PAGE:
AFRICA’S richest man and President, Dangote Group, Aliko Dangote, said yesterday that the company has reached where it is today through hard work and that it did not receive preferential treatment from government. Dangote stated this yesterday while presenting a lecture entitled ‘Promotion of Local Manufacturing and Poverty Reduction in Nigeria, The Private Sector Experience and Policy Options’ at the National Institute of Policy and Strategic Studies, NIPSS, Kuru, near Jos, the Plateau State capital. “We at Dangote Group have managed to survive in our tough operating environment in Nigeria. We started business in 1978 as a trading company before we later diversified into local manufacturing and currently, we have operations in 18 African countries. “It is important to disabuse our minds about common misconceptions regarding the success of Dangote Group, we have reached where we are today through hard work, seizing of opportunities and serious risk taking that have paid off over time, the misinformation in some quarters that we received preferential treatment from government over the years is completely false.” He also vowed to crash the price of fertilizer before the end of next year, in order to boost agricultural production and guarantee food security in the country. Dangote also stated that Nigeria’s fertilizer production would rise by about three million tonnes and would be easily accessible to farmers. He also said he supports a low crude oil price regime, stating that if the price of the commodity improves, current efforts aimed at diversifying the economy would be jettisoned. Dangote also said despite the numerous obstacles to doing business in Nigeria such as poor infrastructure, corruption and security challenges, he is positive that the country is one of the best places to invest in the world. “These challenges are part of our reality, successful businesses take challenges into account as they design their business models. Many Nigerian businesses and ours is an example of how businesses survive in this country despite these challenges. Business needs to have a survival mindset to surmount these challenges, they need to think out of the box and I am confident that the current economic recession may in fact turn out to be a blessing in disguise for us if we tackle it frontally. “We need to change the negative narrative about Nigeria and focus on our strengths and our evolving success stories. The media has a role to play in correcting often unfavourable perceptions of the international community about the country, this can help to build investors confidence and strengthen the ailing economy.’’ He also said government should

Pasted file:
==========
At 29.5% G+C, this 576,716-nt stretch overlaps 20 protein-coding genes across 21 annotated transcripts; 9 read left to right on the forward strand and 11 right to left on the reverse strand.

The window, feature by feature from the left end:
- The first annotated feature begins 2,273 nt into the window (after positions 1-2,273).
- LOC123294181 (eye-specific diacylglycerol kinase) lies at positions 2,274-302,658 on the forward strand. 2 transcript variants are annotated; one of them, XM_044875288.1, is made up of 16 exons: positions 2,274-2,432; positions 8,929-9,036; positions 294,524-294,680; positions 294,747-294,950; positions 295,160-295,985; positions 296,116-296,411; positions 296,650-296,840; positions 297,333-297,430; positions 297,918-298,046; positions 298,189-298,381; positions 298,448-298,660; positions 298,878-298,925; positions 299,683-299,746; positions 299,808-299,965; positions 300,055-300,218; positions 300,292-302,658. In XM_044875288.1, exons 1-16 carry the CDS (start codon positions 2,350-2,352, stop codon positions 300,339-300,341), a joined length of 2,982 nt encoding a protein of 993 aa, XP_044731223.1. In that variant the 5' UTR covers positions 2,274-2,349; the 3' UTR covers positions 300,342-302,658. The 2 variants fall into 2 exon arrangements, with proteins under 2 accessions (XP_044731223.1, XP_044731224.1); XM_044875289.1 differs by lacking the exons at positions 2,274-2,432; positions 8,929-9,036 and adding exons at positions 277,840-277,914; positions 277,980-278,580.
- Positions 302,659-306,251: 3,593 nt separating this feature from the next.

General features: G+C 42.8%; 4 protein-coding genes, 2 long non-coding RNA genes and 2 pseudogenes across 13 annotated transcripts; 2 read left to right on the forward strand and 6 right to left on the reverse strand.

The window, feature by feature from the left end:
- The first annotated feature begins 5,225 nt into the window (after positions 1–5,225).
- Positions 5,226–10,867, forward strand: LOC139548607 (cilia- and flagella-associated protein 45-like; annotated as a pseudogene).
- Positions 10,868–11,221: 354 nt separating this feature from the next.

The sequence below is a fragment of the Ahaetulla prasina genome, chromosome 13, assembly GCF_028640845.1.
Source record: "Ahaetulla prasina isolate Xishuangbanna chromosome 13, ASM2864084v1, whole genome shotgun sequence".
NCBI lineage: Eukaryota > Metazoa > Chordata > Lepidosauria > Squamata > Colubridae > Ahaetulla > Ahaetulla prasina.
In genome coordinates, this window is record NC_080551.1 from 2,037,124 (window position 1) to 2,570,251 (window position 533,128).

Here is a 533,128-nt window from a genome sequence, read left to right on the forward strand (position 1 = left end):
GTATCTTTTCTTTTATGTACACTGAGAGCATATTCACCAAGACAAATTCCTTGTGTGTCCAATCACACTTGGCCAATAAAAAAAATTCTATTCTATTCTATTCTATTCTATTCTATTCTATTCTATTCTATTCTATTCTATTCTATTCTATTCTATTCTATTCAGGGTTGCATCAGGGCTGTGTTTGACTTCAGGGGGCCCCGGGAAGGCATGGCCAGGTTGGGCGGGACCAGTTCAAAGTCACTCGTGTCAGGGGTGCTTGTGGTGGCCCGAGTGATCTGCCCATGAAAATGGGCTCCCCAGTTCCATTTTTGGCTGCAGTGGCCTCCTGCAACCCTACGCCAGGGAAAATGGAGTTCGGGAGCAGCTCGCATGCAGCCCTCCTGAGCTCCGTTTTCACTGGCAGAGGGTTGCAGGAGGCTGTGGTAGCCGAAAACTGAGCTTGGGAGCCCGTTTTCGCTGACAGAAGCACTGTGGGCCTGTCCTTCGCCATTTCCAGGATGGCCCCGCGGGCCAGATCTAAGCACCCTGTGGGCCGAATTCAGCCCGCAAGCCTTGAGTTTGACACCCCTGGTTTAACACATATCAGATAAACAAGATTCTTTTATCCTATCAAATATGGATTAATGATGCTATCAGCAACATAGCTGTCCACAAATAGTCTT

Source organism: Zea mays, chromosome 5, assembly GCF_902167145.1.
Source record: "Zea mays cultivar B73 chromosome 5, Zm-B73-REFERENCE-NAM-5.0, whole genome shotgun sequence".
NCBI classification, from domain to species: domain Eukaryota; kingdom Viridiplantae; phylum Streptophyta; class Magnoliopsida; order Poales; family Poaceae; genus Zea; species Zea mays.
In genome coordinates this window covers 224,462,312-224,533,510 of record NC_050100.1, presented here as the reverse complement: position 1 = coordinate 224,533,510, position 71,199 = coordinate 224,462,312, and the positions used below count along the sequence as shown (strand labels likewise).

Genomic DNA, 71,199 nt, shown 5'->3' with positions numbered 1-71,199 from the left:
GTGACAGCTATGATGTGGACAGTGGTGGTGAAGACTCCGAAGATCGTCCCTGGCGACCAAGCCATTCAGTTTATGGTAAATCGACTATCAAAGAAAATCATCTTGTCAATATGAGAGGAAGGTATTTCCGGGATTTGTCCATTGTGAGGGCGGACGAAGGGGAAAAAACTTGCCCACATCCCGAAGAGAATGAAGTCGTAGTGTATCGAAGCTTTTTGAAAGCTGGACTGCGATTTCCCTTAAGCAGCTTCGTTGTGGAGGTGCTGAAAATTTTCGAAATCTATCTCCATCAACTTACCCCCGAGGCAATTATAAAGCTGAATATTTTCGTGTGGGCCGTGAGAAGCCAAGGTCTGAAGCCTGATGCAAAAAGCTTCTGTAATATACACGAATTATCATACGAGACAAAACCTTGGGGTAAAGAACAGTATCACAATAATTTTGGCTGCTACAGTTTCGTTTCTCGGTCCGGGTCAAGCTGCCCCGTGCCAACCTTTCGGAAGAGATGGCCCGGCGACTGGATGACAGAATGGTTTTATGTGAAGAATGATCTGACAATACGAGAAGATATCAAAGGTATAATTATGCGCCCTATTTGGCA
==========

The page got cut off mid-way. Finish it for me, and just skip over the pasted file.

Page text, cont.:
focus on agriculture, stressing that Nigeria has more arable land than China, but only 10 percent of it is put to use, renewed focus on agriculture will create a lot of job opportunities and this will in turn impact positively on our GDP. He called on government to continue to provide an enabling environment for private businesses to thrive. “Government should then take the back seat and allow the private sector to drive the economy, this is how countries develop their economies “Perhaps the biggest challenge facing entrepreneurs in Nigeria today is the epileptic power supply. It is estimated that over 30 percent of the overhead costs of businesses go into the provision of alternative sources of power and this affects revenue and profitability. Nigeria has a plethora of raw materials that can provide primary inputs to various sectors, particularly the agro allied and extractive industries.”

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